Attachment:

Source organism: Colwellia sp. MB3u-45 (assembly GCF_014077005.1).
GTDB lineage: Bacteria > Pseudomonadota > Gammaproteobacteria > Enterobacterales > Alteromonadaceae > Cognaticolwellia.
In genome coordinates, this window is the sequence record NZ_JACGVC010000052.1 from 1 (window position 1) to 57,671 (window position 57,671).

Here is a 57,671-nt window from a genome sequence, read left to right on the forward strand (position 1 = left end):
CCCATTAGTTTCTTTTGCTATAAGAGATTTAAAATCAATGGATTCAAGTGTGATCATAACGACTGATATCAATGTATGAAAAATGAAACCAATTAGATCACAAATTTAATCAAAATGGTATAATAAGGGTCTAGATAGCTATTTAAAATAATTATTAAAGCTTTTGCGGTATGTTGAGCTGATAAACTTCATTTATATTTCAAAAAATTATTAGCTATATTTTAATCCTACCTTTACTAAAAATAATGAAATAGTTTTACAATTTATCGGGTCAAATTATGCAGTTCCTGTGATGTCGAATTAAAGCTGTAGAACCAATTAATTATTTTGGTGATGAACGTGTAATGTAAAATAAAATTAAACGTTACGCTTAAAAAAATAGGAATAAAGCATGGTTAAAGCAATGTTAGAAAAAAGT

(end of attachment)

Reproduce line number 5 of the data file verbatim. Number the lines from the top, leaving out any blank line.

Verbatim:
CCCATTAGTTTCTTTTGCTATAAGAGATTTAAAATCAATGGATTCAAGTGTGATCATAACGACTGATATCAATGTATGAAAAATGAAACCAATTAGATCACAAATTTAATCAAAATGGTATAATAAGGGTCTAGATAGCTATTTAAAATAATTATTAAAGCTTTTGCGGTATGTTGAGCTGATAAACTTCATTTATATTTCAAAAAATTATTAGCTATATTTTAATCCTACCTTTACTAAAAATAATGAAATAGTTTTACAATTTATCGGGTCAAATTATGCAGTTCCTGTGATGTCGAATTAAAGCTGTAGAACCAATTAATTATTTTGGTGATGAACGTGTAATGTAAAATAAAATTAAACGTTACGCTTAAAAAAATAGGAATAAAGCATGGTTAAAGCAATGTTAGAAAAAAGT